Great Britain

Bosses WON’T be able to force workers back to the office as no laws to ban work from home

BOSSES won't be able to force Brits back to the office after lockdown ends on July 19, a minister declared today.

Policing minister Kit Malthouse said No 10 doesn't have "any intention" of ordering people to ditch working from home.

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He said the Government largely wants to leave the decision on whether to return to the workplace up to employers and staff.

But he expressed concern the career progression of younger people could be hit if offices are permanently shut.

Mr Malthouse said: "This is a situation for employers and employees to discuss and negotiate themselves.

"We don't have any intention to make it compulsory to return to the office. Most of these situations can be sorted out between employees and employers.

"One of the things we all need to bear in mind is it's very hard for young people coming up through an organisation to learn remotely.

"To interact with seniors and to learn from them and get nuance and have those casual conversations which help with their training and their skill set.

"That's very hard remotely and I'm sure employers will be taking that into account.

"Now we've got this ability to communicate electronically there are situations where it's appropriate and there are others where it's not, and that's for employers to work out."

Ministers are expected to officially drop the demand to work from home when Britain goes into stage four of the pushed-back roadmap.

Boris Johnson says there are "significant benefits" to working from the office - despite the Government expected to back a hybrid approach instead.

Businesses and employees will have to thrash out a new deal between themselves, with Brits at the mercy of their bosses if they want to stay home.

The PM's spokesman said: “There are significant benefits to be gained from people working in the office, be it innovation, delivery,

"Supporting and developing people and ensuring people have a higher quality working environment remains the Prime Minister's view."

The news sparked huge concern that Britain's hollowed out city centres would struggle to bounce back to pre-Covid levels, with thousands of jobs at risk.

And civil servants warned they may strike if ministers order them back to work if Covid rates are still high.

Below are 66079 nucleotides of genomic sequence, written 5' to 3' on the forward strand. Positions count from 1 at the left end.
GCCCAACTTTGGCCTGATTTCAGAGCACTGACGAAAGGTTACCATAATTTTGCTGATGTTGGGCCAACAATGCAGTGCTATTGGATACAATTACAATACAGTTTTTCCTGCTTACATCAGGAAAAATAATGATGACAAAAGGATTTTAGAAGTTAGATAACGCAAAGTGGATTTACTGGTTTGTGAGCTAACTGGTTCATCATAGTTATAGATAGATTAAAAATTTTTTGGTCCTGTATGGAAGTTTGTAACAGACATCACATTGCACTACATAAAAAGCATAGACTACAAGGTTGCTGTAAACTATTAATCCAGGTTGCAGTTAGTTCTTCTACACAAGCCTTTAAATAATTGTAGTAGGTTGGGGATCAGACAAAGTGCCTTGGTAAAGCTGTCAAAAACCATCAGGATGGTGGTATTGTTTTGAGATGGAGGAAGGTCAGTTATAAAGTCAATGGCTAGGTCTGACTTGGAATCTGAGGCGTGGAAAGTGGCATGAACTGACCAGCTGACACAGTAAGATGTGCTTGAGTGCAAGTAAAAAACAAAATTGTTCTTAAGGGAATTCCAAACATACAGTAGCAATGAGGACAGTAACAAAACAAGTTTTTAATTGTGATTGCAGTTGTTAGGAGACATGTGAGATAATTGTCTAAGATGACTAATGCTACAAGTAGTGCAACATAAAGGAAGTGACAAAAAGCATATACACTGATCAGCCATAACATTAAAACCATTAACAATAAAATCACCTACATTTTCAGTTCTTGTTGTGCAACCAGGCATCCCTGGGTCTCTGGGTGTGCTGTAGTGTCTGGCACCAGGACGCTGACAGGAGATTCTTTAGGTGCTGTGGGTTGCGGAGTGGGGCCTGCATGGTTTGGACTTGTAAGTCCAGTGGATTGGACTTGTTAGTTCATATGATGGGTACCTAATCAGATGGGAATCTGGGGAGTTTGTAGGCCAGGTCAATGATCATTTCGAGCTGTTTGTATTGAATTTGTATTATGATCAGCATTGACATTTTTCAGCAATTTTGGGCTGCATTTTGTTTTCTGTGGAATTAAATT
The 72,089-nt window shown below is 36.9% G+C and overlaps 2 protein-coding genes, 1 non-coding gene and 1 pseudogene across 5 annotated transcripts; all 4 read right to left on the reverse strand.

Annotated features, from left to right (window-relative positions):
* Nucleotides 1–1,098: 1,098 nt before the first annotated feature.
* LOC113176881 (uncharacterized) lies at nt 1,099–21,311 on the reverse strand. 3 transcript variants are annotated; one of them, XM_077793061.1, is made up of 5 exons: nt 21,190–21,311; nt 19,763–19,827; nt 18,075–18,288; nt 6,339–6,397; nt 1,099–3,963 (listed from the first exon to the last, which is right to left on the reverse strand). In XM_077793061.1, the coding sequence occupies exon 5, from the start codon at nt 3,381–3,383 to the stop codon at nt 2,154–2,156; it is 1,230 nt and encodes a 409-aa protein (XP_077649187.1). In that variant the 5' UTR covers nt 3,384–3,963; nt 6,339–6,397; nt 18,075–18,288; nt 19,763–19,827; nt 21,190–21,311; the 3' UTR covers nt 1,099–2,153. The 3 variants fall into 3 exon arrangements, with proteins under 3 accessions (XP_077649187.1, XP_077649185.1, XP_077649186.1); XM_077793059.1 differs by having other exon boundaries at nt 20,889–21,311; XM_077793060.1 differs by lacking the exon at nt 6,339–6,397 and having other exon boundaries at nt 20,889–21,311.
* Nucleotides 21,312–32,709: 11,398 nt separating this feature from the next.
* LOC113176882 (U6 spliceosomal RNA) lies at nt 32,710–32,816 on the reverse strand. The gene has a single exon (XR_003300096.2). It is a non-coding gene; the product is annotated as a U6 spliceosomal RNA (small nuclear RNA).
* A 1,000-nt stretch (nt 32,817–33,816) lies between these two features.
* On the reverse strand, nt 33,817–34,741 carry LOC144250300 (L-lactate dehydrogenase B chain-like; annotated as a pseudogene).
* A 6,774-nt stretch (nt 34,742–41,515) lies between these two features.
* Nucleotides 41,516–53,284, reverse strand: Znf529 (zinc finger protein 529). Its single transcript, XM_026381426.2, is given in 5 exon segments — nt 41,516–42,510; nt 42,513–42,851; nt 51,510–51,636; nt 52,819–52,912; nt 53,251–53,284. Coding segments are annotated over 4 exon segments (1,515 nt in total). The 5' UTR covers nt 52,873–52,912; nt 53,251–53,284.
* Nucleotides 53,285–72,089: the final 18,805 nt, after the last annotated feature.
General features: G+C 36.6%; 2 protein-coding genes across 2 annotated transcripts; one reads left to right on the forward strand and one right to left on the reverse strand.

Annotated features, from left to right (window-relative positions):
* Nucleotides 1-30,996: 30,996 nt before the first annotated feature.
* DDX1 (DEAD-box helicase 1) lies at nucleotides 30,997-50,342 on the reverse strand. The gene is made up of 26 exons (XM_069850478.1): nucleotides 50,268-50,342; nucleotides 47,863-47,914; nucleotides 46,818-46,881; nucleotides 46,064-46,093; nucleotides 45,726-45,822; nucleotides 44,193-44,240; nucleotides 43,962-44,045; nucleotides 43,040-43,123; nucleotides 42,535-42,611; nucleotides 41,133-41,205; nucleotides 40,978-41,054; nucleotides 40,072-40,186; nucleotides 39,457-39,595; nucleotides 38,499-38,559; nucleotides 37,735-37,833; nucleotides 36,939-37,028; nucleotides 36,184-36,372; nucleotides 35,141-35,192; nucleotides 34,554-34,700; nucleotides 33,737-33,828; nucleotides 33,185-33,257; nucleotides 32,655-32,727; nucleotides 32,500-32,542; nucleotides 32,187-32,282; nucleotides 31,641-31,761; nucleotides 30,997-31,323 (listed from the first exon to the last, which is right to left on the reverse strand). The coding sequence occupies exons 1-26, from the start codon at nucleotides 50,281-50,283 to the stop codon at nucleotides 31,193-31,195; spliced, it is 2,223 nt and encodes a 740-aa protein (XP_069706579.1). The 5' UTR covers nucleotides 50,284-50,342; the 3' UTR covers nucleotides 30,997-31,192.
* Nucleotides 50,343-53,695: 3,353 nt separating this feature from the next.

The PCS union chief Mark Serwotka urged "highly disruptive diktats" not to order them to return "under any circumstances" while rates are soaring.

Downing Street came out to deny that workers would have a legal right to stay working from their homes forever.

However, an upcoming review into flexible working later, set to be launched later this year, will look at enshrining extra rights in law.

Ministers have vowed to make flexible working the default unless employers have an extremely good reason to reject their demands.

The law changes, which aren't expected for at least another year, could give workers the right to choose more flexible hours, job-sharing, or some working from home.

A separate Flexible Working Taskforce will give advice to businesses within six months on how best to navigate the return to the office.

Most bosses are keen for a compromise between home working and some time in the office, with a hybrid approach favoured by many firms.

Matthew Percival, director of people and skills, at the Confederation of British Industry said yesterday: "The default must remain that businesses control where work is done.

"While they will need to talk with workers about this, accommodate flexibility where they can and explain these decisions, it can’t be unduly onerous to do so.

"That’s why a ‘right to request’ approach is the right one.”

Business Secretary Kwasi Kwarteng said: "I think there's always going to be a balance. I don't see a world in which people are working from home 100 per cent of the time. I do see a world in which there's a mix. 

"I think It's up to employers and also the staff to come to some sort of agreement."

A government spokesman said: “We’ve asked people to work from home where they can during the pandemic, but there are no plans to make this permanent or introduce a legal right to work from home. 

“We have committed to consulting for the longer term on making flexible working the default unless employers have good reasons not to.”

No10 said: "We've always been clear there are significant benefits to be gained from people working in the office, innovation delivery supporting and developing people, and of course, ensuring people have a higher quality working environment. 

"We've asked people to work from home where they can during the pandemic that there are no plans to make or introduce a legal right to work from home."

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